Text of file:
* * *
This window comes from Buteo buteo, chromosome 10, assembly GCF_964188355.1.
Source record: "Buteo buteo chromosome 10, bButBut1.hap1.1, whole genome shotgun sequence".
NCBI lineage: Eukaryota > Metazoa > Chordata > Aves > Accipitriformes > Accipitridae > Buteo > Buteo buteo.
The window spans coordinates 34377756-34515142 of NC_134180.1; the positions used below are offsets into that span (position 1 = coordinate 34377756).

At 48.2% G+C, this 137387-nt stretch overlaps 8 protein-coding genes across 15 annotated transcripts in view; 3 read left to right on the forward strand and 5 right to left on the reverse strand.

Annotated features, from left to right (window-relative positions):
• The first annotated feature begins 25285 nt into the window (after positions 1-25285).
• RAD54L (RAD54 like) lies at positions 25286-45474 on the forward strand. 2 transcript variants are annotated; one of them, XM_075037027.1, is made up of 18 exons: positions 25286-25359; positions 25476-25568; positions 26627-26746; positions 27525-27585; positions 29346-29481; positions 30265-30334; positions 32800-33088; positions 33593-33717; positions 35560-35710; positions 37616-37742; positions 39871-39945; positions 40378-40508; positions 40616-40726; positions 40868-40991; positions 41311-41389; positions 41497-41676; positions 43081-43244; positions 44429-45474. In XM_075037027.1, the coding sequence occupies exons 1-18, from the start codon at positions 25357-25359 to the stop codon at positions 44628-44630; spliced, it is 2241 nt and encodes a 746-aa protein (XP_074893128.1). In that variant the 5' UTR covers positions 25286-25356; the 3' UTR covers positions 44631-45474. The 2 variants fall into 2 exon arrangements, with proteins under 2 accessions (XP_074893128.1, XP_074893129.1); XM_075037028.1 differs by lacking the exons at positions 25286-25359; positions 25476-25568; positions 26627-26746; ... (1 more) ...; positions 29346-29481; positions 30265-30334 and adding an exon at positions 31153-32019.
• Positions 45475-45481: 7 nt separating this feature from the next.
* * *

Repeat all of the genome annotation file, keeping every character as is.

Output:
This window comes from Buteo buteo, chromosome 10, assembly GCF_964188355.1.
Source record: "Buteo buteo chromosome 10, bButBut1.hap1.1, whole genome shotgun sequence".
NCBI lineage: Eukaryota > Metazoa > Chordata > Aves > Accipitriformes > Accipitridae > Buteo > Buteo buteo.
The window spans coordinates 34377756-34515142 of NC_134180.1; the positions used below are offsets into that span (position 1 = coordinate 34377756).

At 48.2% G+C, this 137387-nt stretch overlaps 8 protein-coding genes across 15 annotated transcripts in view; 3 read left to right on the forward strand and 5 right to left on the reverse strand.

Annotated features, from left to right (window-relative positions):
• The first annotated feature begins 25285 nt into the window (after positions 1-25285).
• RAD54L (RAD54 like) lies at positions 25286-45474 on the forward strand. 2 transcript variants are annotated; one of them, XM_075037027.1, is made up of 18 exons: positions 25286-25359; positions 25476-25568; positions 26627-26746; positions 27525-27585; positions 29346-29481; positions 30265-30334; positions 32800-33088; positions 33593-33717; positions 35560-35710; positions 37616-37742; positions 39871-39945; positions 40378-40508; positions 40616-40726; positions 40868-40991; positions 41311-41389; positions 41497-41676; positions 43081-43244; positions 44429-45474. In XM_075037027.1, the coding sequence occupies exons 1-18, from the start codon at positions 25357-25359 to the stop codon at positions 44628-44630; spliced, it is 2241 nt and encodes a 746-aa protein (XP_074893128.1). In that variant the 5' UTR covers positions 25286-25356; the 3' UTR covers positions 44631-45474. The 2 variants fall into 2 exon arrangements, with proteins under 2 accessions (XP_074893128.1, XP_074893129.1); XM_075037028.1 differs by lacking the exons at positions 25286-25359; positions 25476-25568; positions 26627-26746; ... (1 more) ...; positions 29346-29481; positions 30265-30334 and adding an exon at positions 31153-32019.
• Positions 45475-45481: 7 nt separating this feature from the next.